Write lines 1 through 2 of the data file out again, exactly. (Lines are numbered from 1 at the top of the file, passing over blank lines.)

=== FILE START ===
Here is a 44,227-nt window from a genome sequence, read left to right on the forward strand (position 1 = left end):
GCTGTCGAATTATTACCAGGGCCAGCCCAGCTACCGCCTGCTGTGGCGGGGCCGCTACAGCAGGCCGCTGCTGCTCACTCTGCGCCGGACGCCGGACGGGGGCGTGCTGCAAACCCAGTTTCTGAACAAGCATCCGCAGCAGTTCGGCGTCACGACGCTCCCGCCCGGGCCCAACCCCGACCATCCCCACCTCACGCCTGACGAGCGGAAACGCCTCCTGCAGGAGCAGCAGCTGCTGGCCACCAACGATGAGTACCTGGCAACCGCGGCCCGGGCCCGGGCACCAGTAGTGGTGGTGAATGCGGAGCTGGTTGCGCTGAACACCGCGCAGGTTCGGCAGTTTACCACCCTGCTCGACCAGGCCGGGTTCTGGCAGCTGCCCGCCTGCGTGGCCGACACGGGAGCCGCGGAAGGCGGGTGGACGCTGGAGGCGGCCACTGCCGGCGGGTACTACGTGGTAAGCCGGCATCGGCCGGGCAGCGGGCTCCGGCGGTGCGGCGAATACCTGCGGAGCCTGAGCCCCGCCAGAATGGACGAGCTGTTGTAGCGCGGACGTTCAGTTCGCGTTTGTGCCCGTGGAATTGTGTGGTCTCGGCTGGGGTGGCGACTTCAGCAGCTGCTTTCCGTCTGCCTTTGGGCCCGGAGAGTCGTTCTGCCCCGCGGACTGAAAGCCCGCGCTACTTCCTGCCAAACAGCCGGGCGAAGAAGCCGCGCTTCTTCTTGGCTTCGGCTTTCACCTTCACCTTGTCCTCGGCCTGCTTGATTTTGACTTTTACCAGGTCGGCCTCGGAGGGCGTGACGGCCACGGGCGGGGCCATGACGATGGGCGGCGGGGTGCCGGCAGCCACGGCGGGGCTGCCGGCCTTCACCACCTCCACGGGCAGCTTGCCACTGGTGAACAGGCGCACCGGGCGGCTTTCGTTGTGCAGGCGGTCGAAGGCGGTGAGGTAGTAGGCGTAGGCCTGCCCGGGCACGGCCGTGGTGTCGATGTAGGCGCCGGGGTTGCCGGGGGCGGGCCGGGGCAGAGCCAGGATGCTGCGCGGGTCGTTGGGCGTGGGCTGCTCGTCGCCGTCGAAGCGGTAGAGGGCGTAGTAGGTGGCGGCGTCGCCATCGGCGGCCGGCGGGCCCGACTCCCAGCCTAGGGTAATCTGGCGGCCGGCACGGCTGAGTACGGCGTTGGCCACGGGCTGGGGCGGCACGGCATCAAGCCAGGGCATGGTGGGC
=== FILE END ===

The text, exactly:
Here is a 44,227-nt window from a genome sequence, read left to right on the forward strand (position 1 = left end):
GCTGTCGAATTATTACCAGGGCCAGCCCAGCTACCGCCTGCTGTGGCGGGGCCGCTACAGCAGGCCGCTGCTGCTCACTCTGCGCCGGACGCCGGACGGGGGCGTGCTGCAAACCCAGTTTCTGAACAAGCATCCGCAGCAGTTCGGCGTCACGACGCTCCCGCCCGGGCCCAACCCCGACCATCCCCACCTCACGCCTGACGAGCGGAAACGCCTCCTGCAGGAGCAGCAGCTGCTGGCCACCAACGATGAGTACCTGGCAACCGCGGCCCGGGCCCGGGCACCAGTAGTGGTGGTGAATGCGGAGCTGGTTGCGCTGAACACCGCGCAGGTTCGGCAGTTTACCACCCTGCTCGACCAGGCCGGGTTCTGGCAGCTGCCCGCCTGCGTGGCCGACACGGGAGCCGCGGAAGGCGGGTGGACGCTGGAGGCGGCCACTGCCGGCGGGTACTACGTGGTAAGCCGGCATCGGCCGGGCAGCGGGCTCCGGCGGTGCGGCGAATACCTGCGGAGCCTGAGCCCCGCCAGAATGGACGAGCTGTTGTAGCGCGGACGTTCAGTTCGCGTTTGTGCCCGTGGAATTGTGTGGTCTCGGCTGGGGTGGCGACTTCAGCAGCTGCTTTCCGTCTGCCTTTGGGCCCGGAGAGTCGTTCTGCCCCGCGGACTGAAAGCCCGCGCTACTTCCTGCCAAACAGCCGGGCGAAGAAGCCGCGCTTCTTCTTGGCTTCGGCTTTCACCTTCACCTTGTCCTCGGCCTGCTTGATTTTGACTTTTACCAGGTCGGCCTCGGAGGGCGTGACGGCCACGGGCGGGGCCATGACGATGGGCGGCGGGGTGCCGGCAGCCACGGCGGGGCTGCCGGCCTTCACCACCTCCACGGGCAGCTTGCCACTGGTGAACAGGCGCACCGGGCGGCTTTCGTTGTGCAGGCGGTCGAAGGCGGTGAGGTAGTAGGCGTAGGCCTGCCCGGGCACGGCCGTGGTGTCGATGTAGGCGCCGGGGTTGCCGGGGGCGGGCCGGGGCAGAGCCAGGATGCTGCGCGGGTCGTTGGGCGTGGGCTGCTCGTCGCCGTCGAAGCGGTAGAGGGCGTAGTAGGTGGCGGCGTCGCCATCGGCGGCCGGCGGGCCCGACTCCCAGCCTAGGGTAATCTGGCGGCCGGCACGGCTGAGTACGGCGTTGGCCACGGGCTGGGGCGGCACGGCATCAAGCCAGGGCATGGTGGGC